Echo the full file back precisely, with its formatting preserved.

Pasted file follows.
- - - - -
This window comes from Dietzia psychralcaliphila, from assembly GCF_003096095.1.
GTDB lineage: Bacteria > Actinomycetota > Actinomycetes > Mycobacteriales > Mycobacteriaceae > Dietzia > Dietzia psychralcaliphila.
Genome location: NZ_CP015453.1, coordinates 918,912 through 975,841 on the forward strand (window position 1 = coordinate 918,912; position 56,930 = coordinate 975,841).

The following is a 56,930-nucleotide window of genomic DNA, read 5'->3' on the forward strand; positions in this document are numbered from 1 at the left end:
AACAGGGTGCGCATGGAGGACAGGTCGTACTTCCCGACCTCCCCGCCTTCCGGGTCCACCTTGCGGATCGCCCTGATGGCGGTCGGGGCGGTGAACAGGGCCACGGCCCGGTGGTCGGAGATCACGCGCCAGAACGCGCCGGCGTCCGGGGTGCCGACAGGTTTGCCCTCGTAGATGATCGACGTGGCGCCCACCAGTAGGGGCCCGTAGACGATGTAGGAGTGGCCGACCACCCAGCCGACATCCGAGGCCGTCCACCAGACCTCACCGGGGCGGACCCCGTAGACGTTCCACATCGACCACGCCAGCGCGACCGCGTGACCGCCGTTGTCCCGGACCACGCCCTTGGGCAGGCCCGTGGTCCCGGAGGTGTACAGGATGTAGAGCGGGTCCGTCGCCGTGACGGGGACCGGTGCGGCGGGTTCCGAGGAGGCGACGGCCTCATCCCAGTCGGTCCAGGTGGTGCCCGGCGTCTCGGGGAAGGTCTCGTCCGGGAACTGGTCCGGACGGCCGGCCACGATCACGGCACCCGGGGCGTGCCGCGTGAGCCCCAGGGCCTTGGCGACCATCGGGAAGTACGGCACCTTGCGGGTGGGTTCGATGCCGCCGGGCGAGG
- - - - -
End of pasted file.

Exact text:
This window comes from Dietzia psychralcaliphila, from assembly GCF_003096095.1.
GTDB lineage: Bacteria > Actinomycetota > Actinomycetes > Mycobacteriales > Mycobacteriaceae > Dietzia > Dietzia psychralcaliphila.
Genome location: NZ_CP015453.1, coordinates 918,912 through 975,841 on the forward strand (window position 1 = coordinate 918,912; position 56,930 = coordinate 975,841).

The following is a 56,930-nucleotide window of genomic DNA, read 5'->3' on the forward strand; positions in this document are numbered from 1 at the left end:
AACAGGGTGCGCATGGAGGACAGGTCGTACTTCCCGACCTCCCCGCCTTCCGGGTCCACCTTGCGGATCGCCCTGATGGCGGTCGGGGCGGTGAACAGGGCCACGGCCCGGTGGTCGGAGATCACGCGCCAGAACGCGCCGGCGTCCGGGGTGCCGACAGGTTTGCCCTCGTAGATGATCGACGTGGCGCCCACCAGTAGGGGCCCGTAGACGATGTAGGAGTGGCCGACCACCCAGCCGACATCCGAGGCCGTCCACCAGACCTCACCGGGGCGGACCCCGTAGACGTTCCACATCGACCACGCCAGCGCGACCGCGTGACCGCCGTTGTCCCGGACCACGCCCTTGGGCAGGCCCGTGGTCCCGGAGGTGTACAGGATGTAGAGCGGGTCCGTCGCCGTGACGGGGACCGGTGCGGCGGGTTCCGAGGAGGCGACGGCCTCATCCCAGTCGGTCCAGGTGGTGCCCGGCGTCTCGGGGAAGGTCTCGTCCGGGAACTGGTCCGGACGGCCGGCCACGATCACGGCACCCGGGGCGTGCCGCGTGAGCCCCAGGGCCTTGGCGACCATCGGGAAGTACGGCACCTTGCGGGTGGGTTCGATGCCGCCGGGCGAGG